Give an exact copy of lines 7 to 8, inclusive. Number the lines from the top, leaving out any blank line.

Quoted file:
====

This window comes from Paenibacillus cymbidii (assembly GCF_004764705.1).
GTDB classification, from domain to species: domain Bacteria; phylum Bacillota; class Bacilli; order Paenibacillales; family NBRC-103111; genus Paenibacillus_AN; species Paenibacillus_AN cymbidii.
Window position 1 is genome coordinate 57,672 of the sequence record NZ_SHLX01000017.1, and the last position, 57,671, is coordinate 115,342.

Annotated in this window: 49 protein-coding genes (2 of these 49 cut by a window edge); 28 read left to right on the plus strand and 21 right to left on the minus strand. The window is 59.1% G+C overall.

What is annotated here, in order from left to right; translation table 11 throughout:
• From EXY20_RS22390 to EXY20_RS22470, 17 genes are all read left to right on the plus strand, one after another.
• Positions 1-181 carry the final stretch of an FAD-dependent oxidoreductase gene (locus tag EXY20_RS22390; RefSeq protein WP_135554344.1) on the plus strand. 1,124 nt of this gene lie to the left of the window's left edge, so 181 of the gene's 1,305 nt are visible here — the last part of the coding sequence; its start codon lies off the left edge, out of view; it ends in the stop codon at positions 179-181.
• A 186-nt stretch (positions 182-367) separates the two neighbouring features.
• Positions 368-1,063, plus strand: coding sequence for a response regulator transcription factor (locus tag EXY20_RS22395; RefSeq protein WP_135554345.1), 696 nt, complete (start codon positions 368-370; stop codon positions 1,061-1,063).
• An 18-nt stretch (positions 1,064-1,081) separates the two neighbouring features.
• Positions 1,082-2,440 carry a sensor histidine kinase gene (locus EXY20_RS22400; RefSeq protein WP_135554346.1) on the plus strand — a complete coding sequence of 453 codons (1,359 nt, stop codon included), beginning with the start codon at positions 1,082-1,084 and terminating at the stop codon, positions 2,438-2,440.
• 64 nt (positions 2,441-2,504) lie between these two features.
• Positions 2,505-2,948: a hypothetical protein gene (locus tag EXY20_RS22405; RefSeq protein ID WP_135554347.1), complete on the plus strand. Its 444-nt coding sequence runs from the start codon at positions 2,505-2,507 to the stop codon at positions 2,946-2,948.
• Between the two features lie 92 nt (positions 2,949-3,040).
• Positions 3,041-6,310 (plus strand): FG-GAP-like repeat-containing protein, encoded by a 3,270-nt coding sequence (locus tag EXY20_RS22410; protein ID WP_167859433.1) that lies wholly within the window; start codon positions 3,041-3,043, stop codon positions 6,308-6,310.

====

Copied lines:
• Positions 1-181 carry the final stretch of an FAD-dependent oxidoreductase gene (locus tag EXY20_RS22390; RefSeq protein WP_135554344.1) on the plus strand. 1,124 nt of this gene lie to the left of the window's left edge, so 181 of the gene's 1,305 nt are visible here — the last part of the coding sequence; its start codon lies off the left edge, out of view; it ends in the stop codon at positions 179-181.
• A 186-nt stretch (positions 182-367) separates the two neighbouring features.